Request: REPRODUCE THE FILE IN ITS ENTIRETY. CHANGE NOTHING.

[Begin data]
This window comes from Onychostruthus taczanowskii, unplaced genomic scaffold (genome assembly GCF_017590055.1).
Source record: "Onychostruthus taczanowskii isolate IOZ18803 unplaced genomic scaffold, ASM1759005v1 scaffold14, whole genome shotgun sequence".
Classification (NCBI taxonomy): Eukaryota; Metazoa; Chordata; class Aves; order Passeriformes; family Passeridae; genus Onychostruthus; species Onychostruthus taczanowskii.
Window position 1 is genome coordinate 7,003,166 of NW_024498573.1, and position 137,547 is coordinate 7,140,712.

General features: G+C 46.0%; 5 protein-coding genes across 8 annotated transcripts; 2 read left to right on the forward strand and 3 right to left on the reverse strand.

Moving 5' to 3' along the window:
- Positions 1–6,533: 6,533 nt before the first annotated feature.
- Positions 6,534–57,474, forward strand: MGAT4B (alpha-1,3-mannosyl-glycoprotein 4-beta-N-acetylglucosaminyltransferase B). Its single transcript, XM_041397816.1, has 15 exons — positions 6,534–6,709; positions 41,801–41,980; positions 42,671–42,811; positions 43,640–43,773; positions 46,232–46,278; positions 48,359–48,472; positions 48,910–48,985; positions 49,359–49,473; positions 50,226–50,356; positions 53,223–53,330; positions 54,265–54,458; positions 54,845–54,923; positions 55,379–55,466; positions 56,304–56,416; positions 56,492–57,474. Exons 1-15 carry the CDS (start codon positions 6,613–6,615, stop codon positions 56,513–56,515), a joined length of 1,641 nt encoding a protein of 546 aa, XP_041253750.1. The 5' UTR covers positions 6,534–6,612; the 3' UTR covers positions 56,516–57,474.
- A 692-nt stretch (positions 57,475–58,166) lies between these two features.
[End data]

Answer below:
This window comes from Onychostruthus taczanowskii, unplaced genomic scaffold (genome assembly GCF_017590055.1).
Source record: "Onychostruthus taczanowskii isolate IOZ18803 unplaced genomic scaffold, ASM1759005v1 scaffold14, whole genome shotgun sequence".
Classification (NCBI taxonomy): Eukaryota; Metazoa; Chordata; class Aves; order Passeriformes; family Passeridae; genus Onychostruthus; species Onychostruthus taczanowskii.
Window position 1 is genome coordinate 7,003,166 of NW_024498573.1, and position 137,547 is coordinate 7,140,712.

General features: G+C 46.0%; 5 protein-coding genes across 8 annotated transcripts; 2 read left to right on the forward strand and 3 right to left on the reverse strand.

Moving 5' to 3' along the window:
- Positions 1–6,533: 6,533 nt before the first annotated feature.
- Positions 6,534–57,474, forward strand: MGAT4B (alpha-1,3-mannosyl-glycoprotein 4-beta-N-acetylglucosaminyltransferase B). Its single transcript, XM_041397816.1, has 15 exons — positions 6,534–6,709; positions 41,801–41,980; positions 42,671–42,811; positions 43,640–43,773; positions 46,232–46,278; positions 48,359–48,472; positions 48,910–48,985; positions 49,359–49,473; positions 50,226–50,356; positions 53,223–53,330; positions 54,265–54,458; positions 54,845–54,923; positions 55,379–55,466; positions 56,304–56,416; positions 56,492–57,474. Exons 1-15 carry the CDS (start codon positions 6,613–6,615, stop codon positions 56,513–56,515), a joined length of 1,641 nt encoding a protein of 546 aa, XP_041253750.1. The 5' UTR covers positions 6,534–6,612; the 3' UTR covers positions 56,516–57,474.
- A 692-nt stretch (positions 57,475–58,166) lies between these two features.